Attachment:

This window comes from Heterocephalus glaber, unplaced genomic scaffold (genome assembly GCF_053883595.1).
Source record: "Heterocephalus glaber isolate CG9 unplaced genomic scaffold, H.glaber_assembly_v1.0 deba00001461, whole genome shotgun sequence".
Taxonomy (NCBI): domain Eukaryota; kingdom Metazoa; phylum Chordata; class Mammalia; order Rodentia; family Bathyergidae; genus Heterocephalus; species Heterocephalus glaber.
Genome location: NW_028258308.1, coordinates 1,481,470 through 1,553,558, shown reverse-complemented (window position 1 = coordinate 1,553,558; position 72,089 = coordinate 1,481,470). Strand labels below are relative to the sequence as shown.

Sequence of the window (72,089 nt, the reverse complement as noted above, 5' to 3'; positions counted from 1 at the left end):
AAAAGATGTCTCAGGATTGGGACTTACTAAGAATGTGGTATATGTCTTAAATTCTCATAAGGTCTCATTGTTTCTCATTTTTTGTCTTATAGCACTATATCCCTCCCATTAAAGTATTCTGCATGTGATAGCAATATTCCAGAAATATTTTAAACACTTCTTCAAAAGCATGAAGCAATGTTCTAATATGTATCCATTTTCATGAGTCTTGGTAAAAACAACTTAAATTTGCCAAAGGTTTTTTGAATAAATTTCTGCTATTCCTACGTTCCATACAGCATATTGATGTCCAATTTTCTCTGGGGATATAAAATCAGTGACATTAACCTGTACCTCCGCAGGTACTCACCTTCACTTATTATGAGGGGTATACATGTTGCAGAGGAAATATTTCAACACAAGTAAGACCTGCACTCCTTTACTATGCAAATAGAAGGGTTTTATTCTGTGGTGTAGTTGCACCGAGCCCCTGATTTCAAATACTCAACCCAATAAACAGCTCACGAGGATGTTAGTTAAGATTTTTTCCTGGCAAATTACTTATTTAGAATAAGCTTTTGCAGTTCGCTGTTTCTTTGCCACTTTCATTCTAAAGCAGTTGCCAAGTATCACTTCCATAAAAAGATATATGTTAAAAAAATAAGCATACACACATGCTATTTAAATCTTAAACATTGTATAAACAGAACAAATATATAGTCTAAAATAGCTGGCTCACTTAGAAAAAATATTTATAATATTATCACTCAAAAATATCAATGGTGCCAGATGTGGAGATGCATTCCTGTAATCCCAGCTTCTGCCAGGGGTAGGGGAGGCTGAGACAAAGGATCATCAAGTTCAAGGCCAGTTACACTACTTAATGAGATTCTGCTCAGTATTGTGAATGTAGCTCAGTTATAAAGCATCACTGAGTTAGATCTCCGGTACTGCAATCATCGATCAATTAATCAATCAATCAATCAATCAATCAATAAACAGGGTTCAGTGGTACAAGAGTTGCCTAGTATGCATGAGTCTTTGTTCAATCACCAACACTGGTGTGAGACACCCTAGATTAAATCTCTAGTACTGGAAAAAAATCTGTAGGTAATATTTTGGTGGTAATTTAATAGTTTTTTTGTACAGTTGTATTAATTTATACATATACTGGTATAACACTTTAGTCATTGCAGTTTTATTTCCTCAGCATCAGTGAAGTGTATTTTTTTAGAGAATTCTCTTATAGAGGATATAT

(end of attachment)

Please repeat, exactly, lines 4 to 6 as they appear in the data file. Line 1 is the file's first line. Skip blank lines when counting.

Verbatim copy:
Genome location: NW_028258308.1, coordinates 1,481,470 through 1,553,558, shown reverse-complemented (window position 1 = coordinate 1,553,558; position 72,089 = coordinate 1,481,470). Strand labels below are relative to the sequence as shown.

Sequence of the window (72,089 nt, the reverse complement as noted above, 5' to 3'; positions counted from 1 at the left end):
AAAAGATGTCTCAGGATTGGGACTTACTAAGAATGTGGTATATGTCTTAAATTCTCATAAGGTCTCATTGTTTCTCATTTTTTGTCTTATAGCACTATATCCCTCCCATTAAAGTATTCTGCATGTGATAGCAATATTCCAGAAATATTTTAAACACTTCTTCAAAAGCATGAAGCAATGTTCTAATATGTATCCATTTTCATGAGTCTTGGTAAAAACAACTTAAATTTGCCAAAGGTTTTTTGAATAAATTTCTGCTATTCCTACGTTCCATACAGCATATTGATGTCCAATTTTCTCTGGGGATATAAAATCAGTGACATTAACCTGTACCTCCGCAGGTACTCACCTTCACTTATTATGAGGGGTATACATGTTGCAGAGGAAATATTTCAACACAAGTAAGACCTGCACTCCTTTACTATGCAAATAGAAGGGTTTTATTCTGTGGTGTAGTTGCACCGAGCCCCTGATTTCAAATACTCAACCCAATAAACAGCTCACGAGGATGTTAGTTAAGATTTTTTCCTGGCAAATTACTTATTTAGAATAAGCTTTTGCAGTTCGCTGTTTCTTTGCCACTTTCATTCTAAAGCAGTTGCCAAGTATCACTTCCATAAAAAGATATATGTTAAAAAAATAAGCATACACACATGCTATTTAAATCTTAAACATTGTATAAACAGAACAAATATATAGTCTAAAATAGCTGGCTCACTTAGAAAAAATATTTATAATATTATCACTCAAAAATATCAATGGTGCCAGATGTGGAGATGCATTCCTGTAATCCCAGCTTCTGCCAGGGGTAGGGGAGGCTGAGACAAAGGATCATCAAGTTCAAGGCCAGTTACACTACTTAATGAGATTCTGCTCAGTATTGTGAATGTAGCTCAGTTATAAAGCATCACTGAGTTAGATCTCCGGTACTGCAATCATCGATCAATTAATCAATCAATCAATCAATCAATCAATAAACAGGGTTCAGTGGTACAAGAGTTGCCTAGTATGCATGAGTCTTTGTTCAATCACCAACACTGGTGTGAGACACCCTAGATTAAATCTCTAGTACTGGAAAAAAATCTGTAGGTAATATTTTGGTGGTAATTTAATAGTTTTTTTGTACAGTTGTATTAATTTATACATATACTGGTATAACACTTTAGTCATTGCAGTTTTATTTCCTCAGCATCAGTGAAGTGTATTTTTTTAGAGAATTCTCTTATAGAGGATATAT